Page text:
Covid Isolation Rules Eased to End Australia Supply Chain Crisis
(Bloomberg) -- Australian transport and freight workers who are close contacts of those infected with Covid-19 will no longer be required to isolate in an attempt to end supermarket shortages across the country.
Prime Minister Scott Morrison said the cabinet decision was made following widespread supply chain disruptions triggered by a surge in omicron infections and shortages of rapid antigen tests. At present up to 10% of the workforce was on leave at any time due to the latest outbreak, he said, although the Australian Broadcasting Corporation has put that figure at as much as 50% in the transport sector.
The lack of workers was leading to empty shelves in supermarkets countrywide, with one major chain, Coles, putting limits on purchases of meat and poultry. These shortages along with other Covid-related disruptions could well cost Morrison some votes when the Australia heads to national elections that must be held by May.
“This is a constantly moving target. We know what we have to hit. Keep our hospitals going, keeping our health system strong and keeping as many people at work,” Morrison said. It was a “delicate balance, he added.
As of Wednesday, Australia has recorded more than one million Covid-19 infections, a rapid jump for a country which until recently was embracing a zero Covid policy.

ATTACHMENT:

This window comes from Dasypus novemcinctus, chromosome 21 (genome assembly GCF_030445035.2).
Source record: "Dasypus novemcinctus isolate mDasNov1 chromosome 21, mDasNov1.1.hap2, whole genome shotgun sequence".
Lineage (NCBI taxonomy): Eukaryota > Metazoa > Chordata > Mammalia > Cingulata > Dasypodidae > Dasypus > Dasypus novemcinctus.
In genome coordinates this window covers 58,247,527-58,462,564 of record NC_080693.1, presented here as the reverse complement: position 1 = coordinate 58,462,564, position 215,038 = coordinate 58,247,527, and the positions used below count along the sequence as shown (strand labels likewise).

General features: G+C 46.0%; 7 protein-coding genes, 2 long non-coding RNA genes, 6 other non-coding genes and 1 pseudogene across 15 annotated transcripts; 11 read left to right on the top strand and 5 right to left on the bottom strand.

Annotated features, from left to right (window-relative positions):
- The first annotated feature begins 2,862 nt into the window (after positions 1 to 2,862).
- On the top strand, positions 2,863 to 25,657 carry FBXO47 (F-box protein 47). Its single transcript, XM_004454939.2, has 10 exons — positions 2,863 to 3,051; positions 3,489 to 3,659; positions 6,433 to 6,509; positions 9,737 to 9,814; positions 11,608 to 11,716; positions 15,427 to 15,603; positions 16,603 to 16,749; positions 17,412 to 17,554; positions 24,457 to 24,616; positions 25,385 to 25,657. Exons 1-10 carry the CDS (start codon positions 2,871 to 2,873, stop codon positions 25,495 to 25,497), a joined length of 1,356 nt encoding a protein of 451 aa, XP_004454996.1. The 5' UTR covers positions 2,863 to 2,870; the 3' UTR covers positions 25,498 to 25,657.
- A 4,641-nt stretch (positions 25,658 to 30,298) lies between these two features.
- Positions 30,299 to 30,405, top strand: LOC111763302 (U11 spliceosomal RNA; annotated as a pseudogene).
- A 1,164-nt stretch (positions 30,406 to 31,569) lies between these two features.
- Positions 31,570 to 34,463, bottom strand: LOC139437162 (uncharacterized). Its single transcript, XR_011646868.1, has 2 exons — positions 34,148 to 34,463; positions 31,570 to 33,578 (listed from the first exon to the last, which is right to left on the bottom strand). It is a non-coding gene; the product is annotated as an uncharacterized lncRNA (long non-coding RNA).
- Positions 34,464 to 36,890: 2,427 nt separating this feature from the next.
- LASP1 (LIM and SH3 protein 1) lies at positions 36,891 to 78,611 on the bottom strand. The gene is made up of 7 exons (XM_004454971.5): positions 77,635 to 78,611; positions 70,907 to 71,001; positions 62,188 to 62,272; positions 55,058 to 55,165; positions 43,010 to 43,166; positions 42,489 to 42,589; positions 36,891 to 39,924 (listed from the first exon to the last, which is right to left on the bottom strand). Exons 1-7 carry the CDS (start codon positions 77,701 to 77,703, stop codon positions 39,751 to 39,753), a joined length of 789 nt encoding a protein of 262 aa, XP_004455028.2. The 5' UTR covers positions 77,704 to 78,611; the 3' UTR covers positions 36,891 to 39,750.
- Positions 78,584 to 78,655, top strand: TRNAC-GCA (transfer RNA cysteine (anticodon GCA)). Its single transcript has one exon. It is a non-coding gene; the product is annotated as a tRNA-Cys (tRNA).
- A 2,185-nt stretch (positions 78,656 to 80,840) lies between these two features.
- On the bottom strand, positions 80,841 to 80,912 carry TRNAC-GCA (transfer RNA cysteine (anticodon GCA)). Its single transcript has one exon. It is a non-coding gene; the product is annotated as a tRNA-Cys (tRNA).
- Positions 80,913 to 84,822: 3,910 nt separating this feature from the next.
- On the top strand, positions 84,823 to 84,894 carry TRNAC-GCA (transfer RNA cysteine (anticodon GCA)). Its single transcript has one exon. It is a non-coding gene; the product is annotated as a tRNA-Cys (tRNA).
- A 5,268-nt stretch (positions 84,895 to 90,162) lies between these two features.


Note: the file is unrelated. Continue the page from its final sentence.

Buckling under worsening staffing shortages, some businesses have obtained government exemptions to get their employees to return to work even if they have tested positive. Meat processor Teys, which supplies products to Woolworths, told the staff at one of its abattoirs in South Australia this week that they must come back to work unless their symptoms rendered them too unwell to function.
“We’re facing a disaster, there’s no other word for it,” said Jim Stanford, an economist and director of the Center for Future Work. “If a pandemic rips through the workforce, there’s no way to avoid massive economic consequences.”
The staffing shortages come as Australians struggled to get access to rapid antigen tests. Federal and state governments will stop providing these kits free of charge to all citizens while chemists in most major cities are routinely sold out.
Opposition Labor Party leader Anthony Albanese said it was “untenable” for workers to be unable to access rapid testing, especially those in healthcare. It should be ensured that workers “are able to go to work safely by actually getting access to these tests and one of the ways you could do that is by making sure they’re free,” he said.
To cope with demand, state and territory leaders in Australia have announced their own mass purchases, with New South Wales and Victoria buying more than 10 million combined.
Criticism of the shortages has even come from inside Morrison’s own party. Former Prime Minister Malcolm Turnbull said Morrison had failed to support locally-developed technology which could have boosted supplies.
“I know ‘innovation’ is no longer fashionable in Canberra, but what about patriotism?” Turnbull said in a tweet.
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